There are times during A Chorus Line when its all too authentic portrayal of dancers struggling for a part in a Broadway ensemble seems like the pinacle of musical theatre with Marvin Hamlisch's terrific score and brilliant dance routines. But it does have to be admitted that the "verbatim theatre" monologues from each dancer eventually become terminally dull and nearly grind the show to a halt. Fortunately, just as I was losing patience, it culminates in a spine tingling What I Do For Love and a rousing curatin call to One. Fittingly this is a true ensemble show but includes a breathtaking solo routine from the inevitable Strallen, Scarlett in this case. A Chorus Line might be most appreciated by theatre insiders but, at its glorious best, it's a reminder of just how great a song and dance show can be.
Opened 5 Feb 2013
If there had been an interval I think the majority of people would have walked out. The most boring show I have ever seen, No plot and an apology of a finale for something that went nowhwre.
The music was good, and so was the singing. But it never really went anywhere, and towards the end my mind was wondering, and lost interest in the show.
I had high expectations for this show, and was hoping it was going to deliver a breathtaking finale, especially as the plot was a little slow. I was expecting something big, a big show tune and a big routine. musically it was enjoyable but overall it failed to deliver. The finale constisted of nothing more then a farewell dance which lasted a only a few minutes. I left the Palladium very disappointed :-(
This is a show for "SHOW" people and not for those desiring an Andrew Lloyd Webber spectacular. The Palladium is his house though so he must have had some say in it being put on, but with 2,200 seats to fill he and the producers must have thought it would get the audience, sadly from these reviews not quite the right one. John Partridge is a revelation.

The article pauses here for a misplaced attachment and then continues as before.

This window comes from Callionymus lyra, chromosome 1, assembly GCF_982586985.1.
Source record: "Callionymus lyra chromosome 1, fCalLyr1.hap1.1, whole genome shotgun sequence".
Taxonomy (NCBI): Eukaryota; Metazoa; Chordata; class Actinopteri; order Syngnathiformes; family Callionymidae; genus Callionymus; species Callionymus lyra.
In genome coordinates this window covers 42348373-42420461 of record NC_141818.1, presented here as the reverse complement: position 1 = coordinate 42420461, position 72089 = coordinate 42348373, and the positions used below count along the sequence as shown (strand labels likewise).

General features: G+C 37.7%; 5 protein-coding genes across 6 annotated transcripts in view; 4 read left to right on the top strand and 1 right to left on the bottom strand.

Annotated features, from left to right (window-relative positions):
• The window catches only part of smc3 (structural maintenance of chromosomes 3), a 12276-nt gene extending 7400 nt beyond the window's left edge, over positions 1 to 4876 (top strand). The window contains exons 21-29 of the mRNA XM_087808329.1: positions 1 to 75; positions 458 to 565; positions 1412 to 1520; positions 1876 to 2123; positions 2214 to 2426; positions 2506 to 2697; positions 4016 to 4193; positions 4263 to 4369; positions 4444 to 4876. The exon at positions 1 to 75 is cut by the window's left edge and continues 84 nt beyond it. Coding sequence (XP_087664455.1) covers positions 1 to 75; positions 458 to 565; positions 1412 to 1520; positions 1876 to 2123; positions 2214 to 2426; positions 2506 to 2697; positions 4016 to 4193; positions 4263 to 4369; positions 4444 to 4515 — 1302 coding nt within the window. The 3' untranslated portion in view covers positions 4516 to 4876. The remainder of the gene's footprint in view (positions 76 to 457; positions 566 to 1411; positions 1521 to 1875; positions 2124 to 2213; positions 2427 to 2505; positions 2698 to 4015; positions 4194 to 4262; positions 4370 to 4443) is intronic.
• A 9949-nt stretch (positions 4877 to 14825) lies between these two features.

Have just returned from seeing the first half of the this disappointing and disgraceful apology for a show. If I thought I could get away with it I would register a complaint with the Trading Standards Office, for misrepresentation . Judging by the majority of the other reviews we were not alone in our views. A total,complete,and utter waste of time,effort and money
I was underwhelmed by the whole show. It dragged and the first half was very flat. Was surprised by how bored I was and kept looking at my watch. The last 10 mins were the best. Good dancing but some of the monologues should be cut. Was impressed with John Partridge. Disappointed overall.
Incredible dancing, Scarlett Strallen is astounding. Blogged: http://wp.me/p1iLrg-wN
Dull,disappointing. Kept waiting for it to 'start' and suddenly it was finished. Waste of money.
Awful. I got a free ticket and I still felt robbed, of two hours of my life
It is one of the best shows in the West End about the West End, which other show delivers a cast of 40 and a band of 17... For once a play with a real story and show stopping numbers. I had a great time. Makes you think again how rubbish that film version was!
Disappointed. I regret spending so much money on tickets.
Just seen the show, kept waiting for it to start! Slow boring could have nodded off was relieved when it ended - the last 10mins was the best part.
I'm sorry but I cannot see what all the fuss is about. I was bored and looking around me so were many others. The last 10 minutes were good but some alongside were already fast asleep. This was the worst show I have ever seen on a London stage & I felt robbed of the high priced entry charge
Very slow to start & I lost interest. It dragged on a bit.It was so hot in the theatre & my friend kept falling asleep ! It got slightly better as it went on & the finale was the only good bit & the only song of course One.......
Having seen the film and not the stage show I was SO looking forward to last nights WOS outing I Went home feeling surprisingly flat I suppose apart from Sheila I didnt find the characters engaging or empathetic No chemistry between Żak and Cassie in my opinion either Effective use of mirrors